It probably would not surprise a lot of people if it were announced that Johnny Depp were writing a novel (he doesn’t seem the memoir type), but the news that he now has his own imprint at Harper Collins was a bit of surprise. Other than writing the forward to Gonzo: Photographs by Hunter S. Thompson, he does not seem to have any practical experience in the book business. He does have a lot of fictional experience to draw from, however, ranging from roles in book-to-movie adaptations to playing authors at every stage in their careers. Here’s a look at the bookish side of Depp’s acting career.
In 1999’s The Ninth Gate, Depp plays Dean Corso, a rare book dealer. He’s hired to authenticate a copy of The Nine Gates of the Kingdom of Heaven (a fictional book). To do so, he travels across Europe to compare it to known copies of the book. Even as his quest becomes increasingly dangerous, he keeps on, motivated by greed. The movie has a very dark vibe that was not nearly as prominent in the novel that inspired it, The Club Dumas by Arturo Perez Reverte. The film was co-written and directed by Roman Polanski, which might have had something to do with that.
Depp has starred in two films based on the writing of Hunter S. Thompson. The first, the pseudo-biographical Fear and Loathing in Las Vegas, featured Depp as Raoul Duke, Thompson’s alter-ego. Later, he would star as Paul Kemp, an author who can’t sell a book and takes a job with a newspaper in San Juan, in an adaptation of Thompson’s novel The Rum Diary. Both films fell short of being successful, but Depp paid was able to pay homage to whom he had formed a close personal bond. He traveled with Thompson on a book tour, serving as his road manager, and, reportedly paid for the majority of Thompson’s memorial service.
Depp starred at J.M. Barrie in this 2004 film, which focuses almost exclusively on the people and events that inspired the creation of Peter Pan. Barrie had yet to find commercial success when he met the Llewelyn Davies family in the park. His relationship with the boys inspired his play Peter Pan, or The Boy Who Wouldn’t Grow Up. He lends both emotional and financial support to the family, and ends up adopting the boys when their mother dies. The film takes some license, as they often do. Depp, however, perfectly captures Barrie’s innocence and his creative process. His performance even earned him an Oscar nomination.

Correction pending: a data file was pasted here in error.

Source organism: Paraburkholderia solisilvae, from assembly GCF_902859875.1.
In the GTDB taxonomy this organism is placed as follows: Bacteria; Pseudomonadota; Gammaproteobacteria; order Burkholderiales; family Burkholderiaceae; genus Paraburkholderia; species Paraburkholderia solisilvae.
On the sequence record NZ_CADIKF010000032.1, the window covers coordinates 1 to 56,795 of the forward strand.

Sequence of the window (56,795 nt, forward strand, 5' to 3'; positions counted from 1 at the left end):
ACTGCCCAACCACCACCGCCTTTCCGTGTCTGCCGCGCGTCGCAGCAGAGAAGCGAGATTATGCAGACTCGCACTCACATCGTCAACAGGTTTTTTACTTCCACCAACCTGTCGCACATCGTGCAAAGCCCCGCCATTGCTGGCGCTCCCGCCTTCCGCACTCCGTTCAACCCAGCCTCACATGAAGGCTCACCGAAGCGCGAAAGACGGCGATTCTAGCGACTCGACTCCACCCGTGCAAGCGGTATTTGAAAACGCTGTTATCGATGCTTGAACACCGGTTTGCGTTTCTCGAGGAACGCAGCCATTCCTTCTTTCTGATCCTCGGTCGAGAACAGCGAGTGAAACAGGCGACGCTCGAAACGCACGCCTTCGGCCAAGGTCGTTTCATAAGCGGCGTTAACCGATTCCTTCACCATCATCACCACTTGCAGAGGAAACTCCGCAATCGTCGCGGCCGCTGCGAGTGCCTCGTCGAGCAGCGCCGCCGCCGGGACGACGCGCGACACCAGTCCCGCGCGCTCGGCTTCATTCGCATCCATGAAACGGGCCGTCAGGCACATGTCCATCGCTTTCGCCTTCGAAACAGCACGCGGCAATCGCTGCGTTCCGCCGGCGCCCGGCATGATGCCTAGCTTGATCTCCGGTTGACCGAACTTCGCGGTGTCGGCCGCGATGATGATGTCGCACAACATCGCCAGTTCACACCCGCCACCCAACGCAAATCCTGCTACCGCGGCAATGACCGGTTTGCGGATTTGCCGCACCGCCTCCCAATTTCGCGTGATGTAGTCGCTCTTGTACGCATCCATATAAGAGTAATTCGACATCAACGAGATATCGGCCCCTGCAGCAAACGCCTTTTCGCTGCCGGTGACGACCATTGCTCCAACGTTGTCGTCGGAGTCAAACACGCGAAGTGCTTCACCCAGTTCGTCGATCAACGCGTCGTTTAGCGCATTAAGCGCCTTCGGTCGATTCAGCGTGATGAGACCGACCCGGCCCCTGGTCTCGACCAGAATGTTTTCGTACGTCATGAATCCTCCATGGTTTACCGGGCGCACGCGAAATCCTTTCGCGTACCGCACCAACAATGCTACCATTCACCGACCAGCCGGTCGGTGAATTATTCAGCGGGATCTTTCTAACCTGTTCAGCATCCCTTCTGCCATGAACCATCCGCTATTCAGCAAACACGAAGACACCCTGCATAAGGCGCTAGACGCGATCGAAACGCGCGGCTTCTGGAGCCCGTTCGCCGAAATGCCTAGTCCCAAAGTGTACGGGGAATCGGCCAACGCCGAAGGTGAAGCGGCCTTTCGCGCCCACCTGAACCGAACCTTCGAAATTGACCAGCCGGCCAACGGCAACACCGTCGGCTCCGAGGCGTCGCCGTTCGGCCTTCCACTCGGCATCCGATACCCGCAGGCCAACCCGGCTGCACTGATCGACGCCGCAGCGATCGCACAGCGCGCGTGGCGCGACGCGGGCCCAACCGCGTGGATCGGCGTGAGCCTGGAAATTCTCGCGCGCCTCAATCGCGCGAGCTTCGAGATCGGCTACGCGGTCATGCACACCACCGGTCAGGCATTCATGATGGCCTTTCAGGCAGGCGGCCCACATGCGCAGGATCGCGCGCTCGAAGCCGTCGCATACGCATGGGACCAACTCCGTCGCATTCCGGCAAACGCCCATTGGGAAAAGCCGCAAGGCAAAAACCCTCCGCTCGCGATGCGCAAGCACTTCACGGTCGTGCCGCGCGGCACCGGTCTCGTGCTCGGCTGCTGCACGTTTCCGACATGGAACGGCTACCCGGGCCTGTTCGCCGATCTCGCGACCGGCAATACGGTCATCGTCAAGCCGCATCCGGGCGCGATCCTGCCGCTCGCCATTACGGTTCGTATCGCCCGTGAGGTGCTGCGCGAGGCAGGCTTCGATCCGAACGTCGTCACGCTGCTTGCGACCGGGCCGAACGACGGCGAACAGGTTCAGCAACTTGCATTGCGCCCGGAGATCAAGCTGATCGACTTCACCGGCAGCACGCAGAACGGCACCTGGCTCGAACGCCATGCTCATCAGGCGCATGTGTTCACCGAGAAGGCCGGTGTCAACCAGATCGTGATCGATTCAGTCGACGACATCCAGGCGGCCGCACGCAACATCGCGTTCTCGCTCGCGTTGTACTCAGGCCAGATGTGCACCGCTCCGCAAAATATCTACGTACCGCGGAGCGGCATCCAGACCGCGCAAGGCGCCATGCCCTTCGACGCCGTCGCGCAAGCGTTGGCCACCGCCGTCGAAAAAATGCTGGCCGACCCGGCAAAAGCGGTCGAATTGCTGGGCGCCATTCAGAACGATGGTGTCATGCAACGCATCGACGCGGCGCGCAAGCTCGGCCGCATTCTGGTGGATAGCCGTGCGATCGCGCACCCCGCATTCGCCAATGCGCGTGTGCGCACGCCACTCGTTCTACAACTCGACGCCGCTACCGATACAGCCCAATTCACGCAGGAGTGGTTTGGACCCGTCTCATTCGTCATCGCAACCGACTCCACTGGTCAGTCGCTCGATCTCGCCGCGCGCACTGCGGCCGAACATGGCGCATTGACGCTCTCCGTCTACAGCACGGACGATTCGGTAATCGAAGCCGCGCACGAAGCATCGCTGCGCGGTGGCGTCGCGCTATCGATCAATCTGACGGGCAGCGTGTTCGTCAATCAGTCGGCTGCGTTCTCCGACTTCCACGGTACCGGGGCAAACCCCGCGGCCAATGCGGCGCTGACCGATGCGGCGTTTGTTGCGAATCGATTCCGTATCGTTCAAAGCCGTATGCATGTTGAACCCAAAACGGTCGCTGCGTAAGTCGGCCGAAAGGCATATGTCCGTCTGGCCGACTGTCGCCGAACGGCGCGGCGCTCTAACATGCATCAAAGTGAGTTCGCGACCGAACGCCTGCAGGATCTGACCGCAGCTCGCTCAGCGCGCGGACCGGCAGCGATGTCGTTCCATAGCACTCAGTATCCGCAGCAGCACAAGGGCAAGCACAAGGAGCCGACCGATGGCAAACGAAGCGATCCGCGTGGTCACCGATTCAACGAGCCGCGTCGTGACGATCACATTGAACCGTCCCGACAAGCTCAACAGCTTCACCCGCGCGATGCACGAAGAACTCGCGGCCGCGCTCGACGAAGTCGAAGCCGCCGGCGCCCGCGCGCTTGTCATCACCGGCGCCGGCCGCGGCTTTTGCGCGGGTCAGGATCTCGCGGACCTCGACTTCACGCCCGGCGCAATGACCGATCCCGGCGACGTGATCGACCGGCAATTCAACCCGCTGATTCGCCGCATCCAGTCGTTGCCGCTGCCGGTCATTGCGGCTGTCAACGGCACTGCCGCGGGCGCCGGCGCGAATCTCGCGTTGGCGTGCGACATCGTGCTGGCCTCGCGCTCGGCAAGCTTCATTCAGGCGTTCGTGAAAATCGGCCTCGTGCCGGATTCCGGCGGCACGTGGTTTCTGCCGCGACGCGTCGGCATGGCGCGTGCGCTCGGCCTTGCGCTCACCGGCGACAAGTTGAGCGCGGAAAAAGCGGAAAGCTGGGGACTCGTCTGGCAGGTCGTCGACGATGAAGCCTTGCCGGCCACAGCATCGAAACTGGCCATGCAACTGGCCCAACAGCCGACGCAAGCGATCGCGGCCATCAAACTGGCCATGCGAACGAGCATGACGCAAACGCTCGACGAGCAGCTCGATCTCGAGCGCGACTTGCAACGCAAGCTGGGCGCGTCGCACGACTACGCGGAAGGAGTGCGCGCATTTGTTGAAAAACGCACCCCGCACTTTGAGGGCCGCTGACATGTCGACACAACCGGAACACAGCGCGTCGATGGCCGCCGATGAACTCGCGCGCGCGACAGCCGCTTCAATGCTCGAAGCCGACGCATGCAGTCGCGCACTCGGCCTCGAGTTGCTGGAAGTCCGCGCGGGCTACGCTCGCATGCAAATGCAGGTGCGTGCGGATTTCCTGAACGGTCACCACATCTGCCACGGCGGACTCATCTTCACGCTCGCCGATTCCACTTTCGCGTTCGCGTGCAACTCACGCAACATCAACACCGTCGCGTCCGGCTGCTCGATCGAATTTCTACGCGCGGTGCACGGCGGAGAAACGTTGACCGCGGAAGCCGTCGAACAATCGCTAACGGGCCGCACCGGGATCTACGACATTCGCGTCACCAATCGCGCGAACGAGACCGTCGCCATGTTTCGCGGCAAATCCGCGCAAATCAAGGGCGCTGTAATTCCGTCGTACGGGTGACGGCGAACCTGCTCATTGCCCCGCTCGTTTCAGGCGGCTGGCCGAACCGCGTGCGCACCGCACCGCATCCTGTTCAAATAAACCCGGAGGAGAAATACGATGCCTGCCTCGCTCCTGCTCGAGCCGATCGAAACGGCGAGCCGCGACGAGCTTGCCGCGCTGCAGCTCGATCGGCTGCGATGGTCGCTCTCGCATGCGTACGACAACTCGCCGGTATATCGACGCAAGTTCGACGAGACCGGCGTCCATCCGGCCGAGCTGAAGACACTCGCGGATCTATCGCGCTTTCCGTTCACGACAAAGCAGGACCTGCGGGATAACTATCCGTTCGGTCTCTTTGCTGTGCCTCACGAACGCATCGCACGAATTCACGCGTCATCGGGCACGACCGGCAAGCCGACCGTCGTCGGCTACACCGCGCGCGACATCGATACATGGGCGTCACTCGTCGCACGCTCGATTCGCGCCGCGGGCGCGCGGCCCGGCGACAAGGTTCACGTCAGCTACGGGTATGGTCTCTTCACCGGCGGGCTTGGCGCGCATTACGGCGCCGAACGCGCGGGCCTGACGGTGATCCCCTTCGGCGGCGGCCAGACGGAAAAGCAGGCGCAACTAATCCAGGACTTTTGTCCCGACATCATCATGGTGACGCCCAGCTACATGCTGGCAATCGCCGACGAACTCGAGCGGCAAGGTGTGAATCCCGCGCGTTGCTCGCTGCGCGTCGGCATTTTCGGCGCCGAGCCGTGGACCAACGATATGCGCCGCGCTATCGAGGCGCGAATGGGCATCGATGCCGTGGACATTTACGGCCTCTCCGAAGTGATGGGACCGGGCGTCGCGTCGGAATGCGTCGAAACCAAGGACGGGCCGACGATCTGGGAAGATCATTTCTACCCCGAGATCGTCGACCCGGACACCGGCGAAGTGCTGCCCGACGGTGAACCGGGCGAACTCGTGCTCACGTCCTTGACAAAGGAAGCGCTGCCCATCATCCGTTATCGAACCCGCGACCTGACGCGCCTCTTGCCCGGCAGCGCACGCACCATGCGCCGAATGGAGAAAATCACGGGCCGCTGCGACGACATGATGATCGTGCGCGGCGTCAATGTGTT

Also in 2004, Depp starred in Secret Window, a film based on the Stephen King short story, “Secret Window, Secret Garden.” Depp played Mort Rainey, a successful author who falls apart when he finds out that his wife has been cheating on him. He can’t write, so he goes to his cabin to find inspiration. There, he is confronted by a farmer named Shooter that accuses him of plagiarism. He acknowledges similarities between the two works, but before he can prove that he wrote the story first, the house his manuscript is in burns down. The story gets increasingly complicated from this point, people die, and Mort happily returns to his writing.
He also starred in the adaptations of Chocolat, Charlie and the Chocolate Factory, and The Legend of Sleepy Hollow. He’s been a greedy book dealer, a drugged-out journalist, a struggling novelist, a playwright, and a successful novelist with some serious issues. It may have all been an illusion, but he does have some measure of experience with the book world. Maybe having his own imprint isn’t such a stretch after all.
What do you think about Depp’s imprint? Is this too much of stretch or does it fit in with his eccentric tendencies?